GameStop vs wall street explained

Humans love Underdogs, at least most do. We love the fact that how-so-ever limited it might be, for once the weak stood up to the strong and gave the latter a bloody nose to nurse and remember for a long time.

While this may sound pretty good a script for movies, in the world of shares, stocks and money, it can sometimes play havoc, especially when big monies (and bigger egos) go down the drain.

Something similar is the case with GameStop and its stock rating on varied platforms in the US.

For an aging ship buffeted by super-strong winds and choppy waters, GameStop was for quite a while feeling the heat of digitization of its most important of products, computer-games and electronic games. Being the leading dealer of products from the stables of Atari 2600, Nintendo, Xbox Live and PlayStation besides its own inhouse products that came to it from its myriad acquisitions, it was the numero-uno in the field till it was hit by digitization which first took away its clients who preferred procuring their products thru e-commerce sites which delivered everything from software discs to consoles and peripherals home instead of folks having to travel any distance to get these. In time, digitization only hastened its collapse with the spread of digital games which could be procured online (without the need for any physical paraphernalia) and played either on PCs or mobile phones. Pushing it further were companies including Sony whose physical consoles came with built-in digital features completely obviating the need to buy anything more.

While all this was going on, the company saw a sustained erosion of its marketcap which went as low as USD 2.00 on a 52-week low somewhere in 2019-2020. Hedge funds with deep pockets and always the favourites with those in the right positions, including Melvin Capital sold heavily with the understanding that nothing could save the company from imminent collapse in the days to come.

While this was all going on two events in particular caused its marketcaps fortunes to change drastically. One, its ex-CEO and Investor Ryn Cohen & others ended up buying 9 million shares for USD 76 mn taking the value per share to USD 8. The other were murmurs on a reddit platform that the company had “hidden” assets that could still bring about a turnaround! The “hidden” assets could be the liquid USD 480 million, and a feeling that the pandemic rocking the US economy and households could bring higher sales of games given that locked-out folks had little else to do but play games on their consoles.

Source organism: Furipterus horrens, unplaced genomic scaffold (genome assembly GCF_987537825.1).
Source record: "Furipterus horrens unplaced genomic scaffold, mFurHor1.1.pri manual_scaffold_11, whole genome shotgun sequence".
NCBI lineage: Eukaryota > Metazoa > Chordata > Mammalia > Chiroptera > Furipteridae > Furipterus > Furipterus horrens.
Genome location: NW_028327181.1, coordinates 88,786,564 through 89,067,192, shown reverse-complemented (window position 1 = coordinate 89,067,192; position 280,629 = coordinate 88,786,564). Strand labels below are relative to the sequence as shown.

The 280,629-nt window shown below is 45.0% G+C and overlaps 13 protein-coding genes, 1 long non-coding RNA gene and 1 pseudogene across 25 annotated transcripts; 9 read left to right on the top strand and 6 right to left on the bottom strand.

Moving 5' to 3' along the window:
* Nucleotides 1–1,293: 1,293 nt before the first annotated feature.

Be it concerted efforts or pure luck, the reddit gang (and some deep pockets on their side of the fence) quickly lapped up large number of GameStop’s shares based on the above predictions. Buying in quick succession, the stock’s value spiralled up to USD 480.00 on 29th January 2021- a 12000% rise from a low of USD 2.00 a year back.

Overheated the stocks were despite which the markets did little to control the swing preferring trading platforms to put the brakes which they did but to no great advantage.  In the end (though the end is yet to come!) the bourse’s darling with deep pockets including hedge funds like Melvin Capital lost heavily (the latter incidentally lost close to USD 5 billion) in short-buying to cover their position.

The story though far from over does show that the best and biggest (in this case, the US stock markets that boast of the world’s most sophisticated system of stock trading and investor protection) don’t really stand a chance when they are up against a decidedly dedicated bunch with the right information and intent. For once, and in a long time, the stock markets where completely outwitted, outsmarted and outfoxed by the little guys with brains! As for the hedge funds, after the carnage on the markets, the certainly don’t seem to have a hedge to hide behind.